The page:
An old quirk in Windows is going away with the release of Windows 10. Microsoft has revealed that the upcoming release of Windows 10 will include a change that makes the Windows NT kernel jump to version 10.0. While Windows 8.1 was Windows NT 6.3 and Windows 7 was Windows NT 6.1, the numbering scheme will now match both the version and marketing names. Windows 10 Technical Preview builds are currently identified as Windows NT 6.4, but future builds will include the change, and Chinese site ITHome leaked images showing the 10.0 version of Windows 10 last week.
The odd numbering scheme originates from Microsoft’s merging of NT and DOS-based versions of Windows. It left software like Windows 2000 with the 5.0 version number after years of Windows 2.0, 3.0, 3.11, and 4.0 releases eventually merging alongside versions like Windows 95 and 98. Microsoft kept the NT numbering scheme to identify a major version to applications for compatibility. Ars Technica has a good explanation of how Microsoft is finally able to use version 10.0 instead of 6.4, allowing apps to remain compatible in future.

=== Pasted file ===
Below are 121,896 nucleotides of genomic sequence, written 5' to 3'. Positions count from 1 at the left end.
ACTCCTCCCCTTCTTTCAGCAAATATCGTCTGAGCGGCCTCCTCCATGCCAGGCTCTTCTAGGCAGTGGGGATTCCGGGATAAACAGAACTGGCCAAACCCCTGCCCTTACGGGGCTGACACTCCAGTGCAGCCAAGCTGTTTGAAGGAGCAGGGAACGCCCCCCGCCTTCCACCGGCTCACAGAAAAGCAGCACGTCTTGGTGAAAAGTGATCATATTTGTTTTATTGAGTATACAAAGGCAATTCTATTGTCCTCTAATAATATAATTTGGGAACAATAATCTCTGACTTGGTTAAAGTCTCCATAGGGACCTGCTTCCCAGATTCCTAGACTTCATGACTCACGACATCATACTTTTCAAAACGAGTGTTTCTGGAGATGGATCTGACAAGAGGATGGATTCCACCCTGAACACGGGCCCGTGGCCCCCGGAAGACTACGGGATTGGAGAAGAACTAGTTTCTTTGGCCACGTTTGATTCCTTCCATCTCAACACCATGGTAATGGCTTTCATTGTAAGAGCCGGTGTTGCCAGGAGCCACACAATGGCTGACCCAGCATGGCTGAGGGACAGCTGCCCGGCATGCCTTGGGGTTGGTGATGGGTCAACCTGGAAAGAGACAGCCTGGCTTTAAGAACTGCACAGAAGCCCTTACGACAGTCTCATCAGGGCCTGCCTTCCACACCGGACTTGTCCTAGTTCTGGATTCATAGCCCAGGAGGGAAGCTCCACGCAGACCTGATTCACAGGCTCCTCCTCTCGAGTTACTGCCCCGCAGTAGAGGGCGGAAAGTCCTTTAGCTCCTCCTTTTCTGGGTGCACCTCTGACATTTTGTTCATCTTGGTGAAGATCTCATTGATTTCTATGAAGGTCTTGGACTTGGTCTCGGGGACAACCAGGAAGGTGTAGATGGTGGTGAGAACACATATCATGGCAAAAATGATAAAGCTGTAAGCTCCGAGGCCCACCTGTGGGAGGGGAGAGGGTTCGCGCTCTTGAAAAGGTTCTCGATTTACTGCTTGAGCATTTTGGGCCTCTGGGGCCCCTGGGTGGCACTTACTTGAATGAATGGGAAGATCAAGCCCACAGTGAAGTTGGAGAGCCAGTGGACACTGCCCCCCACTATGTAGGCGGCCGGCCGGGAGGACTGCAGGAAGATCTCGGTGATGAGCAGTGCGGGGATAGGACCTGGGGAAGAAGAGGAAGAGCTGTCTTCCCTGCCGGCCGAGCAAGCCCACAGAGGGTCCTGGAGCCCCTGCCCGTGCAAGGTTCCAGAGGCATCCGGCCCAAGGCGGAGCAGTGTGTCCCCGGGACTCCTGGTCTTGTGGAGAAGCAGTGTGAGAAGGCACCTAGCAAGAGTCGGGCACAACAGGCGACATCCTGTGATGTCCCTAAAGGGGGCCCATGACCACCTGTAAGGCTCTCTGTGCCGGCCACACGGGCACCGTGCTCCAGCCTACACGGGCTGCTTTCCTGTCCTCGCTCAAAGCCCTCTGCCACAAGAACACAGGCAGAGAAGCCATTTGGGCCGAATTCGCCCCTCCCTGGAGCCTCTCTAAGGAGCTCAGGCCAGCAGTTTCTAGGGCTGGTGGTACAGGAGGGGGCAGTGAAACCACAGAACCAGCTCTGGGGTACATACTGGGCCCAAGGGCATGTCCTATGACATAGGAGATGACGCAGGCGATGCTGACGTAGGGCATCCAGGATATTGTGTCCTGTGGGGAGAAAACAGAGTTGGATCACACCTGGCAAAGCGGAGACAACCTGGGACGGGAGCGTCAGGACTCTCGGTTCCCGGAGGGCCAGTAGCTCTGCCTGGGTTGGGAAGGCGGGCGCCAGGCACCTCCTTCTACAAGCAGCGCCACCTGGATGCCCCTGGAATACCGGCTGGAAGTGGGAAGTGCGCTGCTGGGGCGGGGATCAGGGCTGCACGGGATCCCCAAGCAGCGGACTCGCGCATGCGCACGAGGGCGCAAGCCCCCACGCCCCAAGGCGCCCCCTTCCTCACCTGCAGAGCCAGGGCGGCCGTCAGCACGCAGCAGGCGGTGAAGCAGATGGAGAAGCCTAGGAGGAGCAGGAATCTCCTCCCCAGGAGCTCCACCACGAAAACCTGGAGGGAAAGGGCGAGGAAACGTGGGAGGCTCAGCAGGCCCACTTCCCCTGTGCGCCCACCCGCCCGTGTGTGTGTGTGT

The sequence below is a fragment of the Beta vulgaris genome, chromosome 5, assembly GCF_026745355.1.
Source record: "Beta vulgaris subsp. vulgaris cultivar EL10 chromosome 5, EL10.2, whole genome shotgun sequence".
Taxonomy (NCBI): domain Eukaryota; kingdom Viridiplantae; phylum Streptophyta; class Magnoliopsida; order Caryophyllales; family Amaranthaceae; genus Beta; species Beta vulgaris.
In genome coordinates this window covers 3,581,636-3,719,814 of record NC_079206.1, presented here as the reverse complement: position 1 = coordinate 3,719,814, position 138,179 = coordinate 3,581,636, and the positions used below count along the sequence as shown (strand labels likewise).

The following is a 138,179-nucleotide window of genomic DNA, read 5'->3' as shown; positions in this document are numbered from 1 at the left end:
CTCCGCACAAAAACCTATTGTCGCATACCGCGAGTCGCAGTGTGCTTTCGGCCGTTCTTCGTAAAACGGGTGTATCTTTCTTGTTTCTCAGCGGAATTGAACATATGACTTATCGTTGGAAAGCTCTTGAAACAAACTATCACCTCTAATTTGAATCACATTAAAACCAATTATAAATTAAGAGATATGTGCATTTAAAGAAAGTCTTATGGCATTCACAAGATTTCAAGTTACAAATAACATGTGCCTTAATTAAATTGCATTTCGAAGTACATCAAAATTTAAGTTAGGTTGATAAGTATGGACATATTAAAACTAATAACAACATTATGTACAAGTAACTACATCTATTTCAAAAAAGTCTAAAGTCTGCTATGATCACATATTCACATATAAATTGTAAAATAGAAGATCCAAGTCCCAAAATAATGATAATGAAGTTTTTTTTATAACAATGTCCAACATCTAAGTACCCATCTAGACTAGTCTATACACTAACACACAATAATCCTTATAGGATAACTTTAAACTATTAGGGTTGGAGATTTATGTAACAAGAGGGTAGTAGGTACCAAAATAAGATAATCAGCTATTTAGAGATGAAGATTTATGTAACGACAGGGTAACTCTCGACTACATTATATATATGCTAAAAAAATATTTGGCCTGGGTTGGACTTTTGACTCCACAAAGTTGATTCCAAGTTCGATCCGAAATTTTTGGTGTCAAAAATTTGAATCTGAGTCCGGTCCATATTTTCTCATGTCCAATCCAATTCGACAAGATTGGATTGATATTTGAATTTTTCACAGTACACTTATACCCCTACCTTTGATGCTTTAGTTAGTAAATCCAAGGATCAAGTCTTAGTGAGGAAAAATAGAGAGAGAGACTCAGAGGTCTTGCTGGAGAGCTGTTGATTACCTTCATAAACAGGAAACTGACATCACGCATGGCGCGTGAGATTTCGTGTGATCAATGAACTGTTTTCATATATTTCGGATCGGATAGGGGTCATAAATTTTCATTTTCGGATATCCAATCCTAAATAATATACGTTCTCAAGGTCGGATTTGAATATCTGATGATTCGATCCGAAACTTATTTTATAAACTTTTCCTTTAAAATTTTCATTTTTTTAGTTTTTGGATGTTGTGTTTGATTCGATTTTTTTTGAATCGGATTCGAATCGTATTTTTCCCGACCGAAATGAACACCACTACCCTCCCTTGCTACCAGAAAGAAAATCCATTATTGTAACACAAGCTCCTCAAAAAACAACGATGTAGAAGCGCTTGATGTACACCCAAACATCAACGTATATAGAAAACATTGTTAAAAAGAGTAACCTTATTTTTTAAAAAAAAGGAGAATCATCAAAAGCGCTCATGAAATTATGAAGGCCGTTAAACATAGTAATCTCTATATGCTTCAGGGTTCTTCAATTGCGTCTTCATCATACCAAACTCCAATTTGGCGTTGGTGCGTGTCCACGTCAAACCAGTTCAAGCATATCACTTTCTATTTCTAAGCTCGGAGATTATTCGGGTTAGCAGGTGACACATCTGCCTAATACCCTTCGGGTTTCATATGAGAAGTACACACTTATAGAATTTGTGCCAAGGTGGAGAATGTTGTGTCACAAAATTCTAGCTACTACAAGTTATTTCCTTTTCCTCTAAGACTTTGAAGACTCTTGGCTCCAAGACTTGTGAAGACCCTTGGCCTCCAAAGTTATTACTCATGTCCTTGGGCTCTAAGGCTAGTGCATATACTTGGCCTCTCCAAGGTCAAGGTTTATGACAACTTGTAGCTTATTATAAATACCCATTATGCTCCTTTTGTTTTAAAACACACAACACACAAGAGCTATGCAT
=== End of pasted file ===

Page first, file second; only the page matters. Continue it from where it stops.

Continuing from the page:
While this doesn’t indicate Microsoft’s release of Windows 10 is any more significant than previous versions, the move will remove some confusion and the many Windows numbering jokes that have appeared over the years.